To create a thermocouple one needs thermocouple wire, a means of spot welding the wire, and wire strippers. A thermocouple is used to measure temperature.
No. A thermocouple is made from two dissimilar wires. At the junction of these two wires, an electrical signal is generated that is measured in millivolts. If you insert another type of wire, such as copper, then you have introduced another electrical junction. Your signal will be (millivolt from junction 1 + millivolt from junction 2). <><><> Maybe. A thermocouple measures the temperature difference between the sensing junction (where the two different metal wires meet) and the other end of the wire, the reference junction. If you extend a thermocouple with copper wire, you will measure the temperature difference between the junction and the location where the copper extension is spliced on. If the copper splice is the same temperature as the reference junction, or if you can measure the temperature at the splice, then it will be fine. In general, it is better to run the thermocouple wire to the reference junction.
Yes as long as you use an approved splice, such as a wire-nut.
You must use thermocouple wire (of the same type as the thermocouple) to extend the circuit. If you switch to a different wire the point of connection between the two becomes a thermocouple junction itself, and the resulting voltage from that junction will skew your reading. You can use any wire to extend a thermocouple connection if you know the temperature of the junction where the thermocouple wire ends--this becomes the reference junction.
A wire splice is a specific type of connection between two wires that does not involve soldering.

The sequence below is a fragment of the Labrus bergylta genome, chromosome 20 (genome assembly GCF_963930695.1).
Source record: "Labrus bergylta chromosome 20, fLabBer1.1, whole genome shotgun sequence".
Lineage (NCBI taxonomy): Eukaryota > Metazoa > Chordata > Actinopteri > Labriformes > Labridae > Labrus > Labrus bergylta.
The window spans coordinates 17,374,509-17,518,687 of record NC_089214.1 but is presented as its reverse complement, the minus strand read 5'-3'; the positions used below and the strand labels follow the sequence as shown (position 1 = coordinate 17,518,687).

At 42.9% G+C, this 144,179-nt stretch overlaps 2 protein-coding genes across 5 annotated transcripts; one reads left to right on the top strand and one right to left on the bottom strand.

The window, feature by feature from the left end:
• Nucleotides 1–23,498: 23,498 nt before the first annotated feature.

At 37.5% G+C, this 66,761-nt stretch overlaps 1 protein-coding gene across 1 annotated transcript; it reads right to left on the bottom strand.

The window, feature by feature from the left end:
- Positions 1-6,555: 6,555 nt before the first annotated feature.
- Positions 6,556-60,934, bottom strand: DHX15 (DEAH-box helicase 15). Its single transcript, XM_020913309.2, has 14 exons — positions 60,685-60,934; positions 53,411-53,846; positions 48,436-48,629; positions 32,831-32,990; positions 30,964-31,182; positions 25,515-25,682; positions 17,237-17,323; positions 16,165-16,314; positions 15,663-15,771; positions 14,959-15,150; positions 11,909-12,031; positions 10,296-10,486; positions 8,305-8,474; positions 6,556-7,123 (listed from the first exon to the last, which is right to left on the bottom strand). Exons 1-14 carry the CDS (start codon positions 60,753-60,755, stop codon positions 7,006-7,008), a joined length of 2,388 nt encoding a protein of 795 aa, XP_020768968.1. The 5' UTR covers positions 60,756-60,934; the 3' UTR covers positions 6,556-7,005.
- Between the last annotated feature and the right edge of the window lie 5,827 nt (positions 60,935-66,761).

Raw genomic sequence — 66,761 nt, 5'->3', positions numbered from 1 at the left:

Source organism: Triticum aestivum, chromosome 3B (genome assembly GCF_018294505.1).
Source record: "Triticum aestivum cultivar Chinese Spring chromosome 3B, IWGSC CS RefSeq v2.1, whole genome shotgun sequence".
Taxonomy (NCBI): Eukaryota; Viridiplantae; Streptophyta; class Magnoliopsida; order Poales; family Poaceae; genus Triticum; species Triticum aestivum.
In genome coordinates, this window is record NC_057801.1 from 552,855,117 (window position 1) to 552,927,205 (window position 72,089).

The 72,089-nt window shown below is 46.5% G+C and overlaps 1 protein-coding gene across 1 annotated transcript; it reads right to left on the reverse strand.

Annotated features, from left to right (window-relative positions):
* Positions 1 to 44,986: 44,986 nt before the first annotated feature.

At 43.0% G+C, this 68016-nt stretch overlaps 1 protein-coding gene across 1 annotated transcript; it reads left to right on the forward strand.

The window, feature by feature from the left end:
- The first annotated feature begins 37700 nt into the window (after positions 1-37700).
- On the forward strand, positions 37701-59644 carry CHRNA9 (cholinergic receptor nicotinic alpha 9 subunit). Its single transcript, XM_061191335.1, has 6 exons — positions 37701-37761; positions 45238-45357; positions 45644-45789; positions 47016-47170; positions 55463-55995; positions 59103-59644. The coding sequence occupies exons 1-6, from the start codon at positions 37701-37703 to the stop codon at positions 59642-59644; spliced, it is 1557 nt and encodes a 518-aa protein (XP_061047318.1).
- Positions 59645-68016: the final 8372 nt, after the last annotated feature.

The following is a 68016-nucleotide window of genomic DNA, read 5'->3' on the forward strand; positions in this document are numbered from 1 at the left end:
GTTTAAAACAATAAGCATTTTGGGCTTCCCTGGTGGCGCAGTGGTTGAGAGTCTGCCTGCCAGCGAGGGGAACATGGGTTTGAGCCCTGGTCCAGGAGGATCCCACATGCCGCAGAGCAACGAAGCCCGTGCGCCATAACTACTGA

A wire splice is the joining of two or more wires together. Commonly this is done with an approved wire joining nut. All slices are to be made in junction boxes to prevent fire should the wire splice become unserviceable.
Yes, you splice a small length of 16 gauge wire to 18 gauge wire for a repair.
rat tail splice western union splice
Splice uses stranded wires while joint uses solid wire.
200-300$ a pop <><><> A thermocouple is just two wires of different metals, joined at one end. If you know the wire materials for the type thermocouple you want, you can weld the tips together so the cost is in the wire. Fancier store-bought thermocouples can have color-coded wire, insulated junctions and other features that add to the price.
The electrical code states that any splice in a wire, the insulation over the splice has to be equal to or greater than the insulation on that of the rest of the wire. So what ever type of splice that you use make sure that you insulate it well.
You can solder them after using a western splice connection. You can use a mechanical butt splice and you can connect the wires together with a wire nut after twisting the wires together. All you have to remember is that the insulation of the splice has to be equal to the wire insulation or greater.